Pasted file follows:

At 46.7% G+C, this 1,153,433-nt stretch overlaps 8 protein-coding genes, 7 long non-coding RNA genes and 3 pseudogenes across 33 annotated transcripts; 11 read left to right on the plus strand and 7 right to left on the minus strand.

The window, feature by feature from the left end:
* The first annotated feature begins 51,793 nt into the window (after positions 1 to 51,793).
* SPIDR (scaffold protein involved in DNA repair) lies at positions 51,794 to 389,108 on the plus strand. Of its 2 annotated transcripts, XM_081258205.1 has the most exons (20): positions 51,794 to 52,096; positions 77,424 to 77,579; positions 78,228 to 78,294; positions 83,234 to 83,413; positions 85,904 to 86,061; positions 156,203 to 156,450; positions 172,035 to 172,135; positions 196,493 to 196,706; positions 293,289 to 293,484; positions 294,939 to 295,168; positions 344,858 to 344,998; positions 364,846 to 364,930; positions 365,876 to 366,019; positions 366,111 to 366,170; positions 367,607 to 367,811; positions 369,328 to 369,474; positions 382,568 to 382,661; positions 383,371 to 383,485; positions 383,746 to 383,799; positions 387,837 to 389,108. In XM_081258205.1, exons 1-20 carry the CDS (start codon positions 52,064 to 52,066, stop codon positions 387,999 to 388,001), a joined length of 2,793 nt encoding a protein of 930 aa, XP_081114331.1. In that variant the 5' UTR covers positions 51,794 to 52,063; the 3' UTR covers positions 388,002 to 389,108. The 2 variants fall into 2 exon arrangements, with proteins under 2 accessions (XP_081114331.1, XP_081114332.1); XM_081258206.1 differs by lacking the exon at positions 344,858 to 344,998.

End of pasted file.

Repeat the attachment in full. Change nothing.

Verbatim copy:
At 46.7% G+C, this 1,153,433-nt stretch overlaps 8 protein-coding genes, 7 long non-coding RNA genes and 3 pseudogenes across 33 annotated transcripts; 11 read left to right on the plus strand and 7 right to left on the minus strand.

The window, feature by feature from the left end:
* The first annotated feature begins 51,793 nt into the window (after positions 1 to 51,793).
* SPIDR (scaffold protein involved in DNA repair) lies at positions 51,794 to 389,108 on the plus strand. Of its 2 annotated transcripts, XM_081258205.1 has the most exons (20): positions 51,794 to 52,096; positions 77,424 to 77,579; positions 78,228 to 78,294; positions 83,234 to 83,413; positions 85,904 to 86,061; positions 156,203 to 156,450; positions 172,035 to 172,135; positions 196,493 to 196,706; positions 293,289 to 293,484; positions 294,939 to 295,168; positions 344,858 to 344,998; positions 364,846 to 364,930; positions 365,876 to 366,019; positions 366,111 to 366,170; positions 367,607 to 367,811; positions 369,328 to 369,474; positions 382,568 to 382,661; positions 383,371 to 383,485; positions 383,746 to 383,799; positions 387,837 to 389,108. In XM_081258205.1, exons 1-20 carry the CDS (start codon positions 52,064 to 52,066, stop codon positions 387,999 to 388,001), a joined length of 2,793 nt encoding a protein of 930 aa, XP_081114331.1. In that variant the 5' UTR covers positions 51,794 to 52,063; the 3' UTR covers positions 388,002 to 389,108. The 2 variants fall into 2 exon arrangements, with proteins under 2 accessions (XP_081114331.1, XP_081114332.1); XM_081258206.1 differs by lacking the exon at positions 344,858 to 344,998.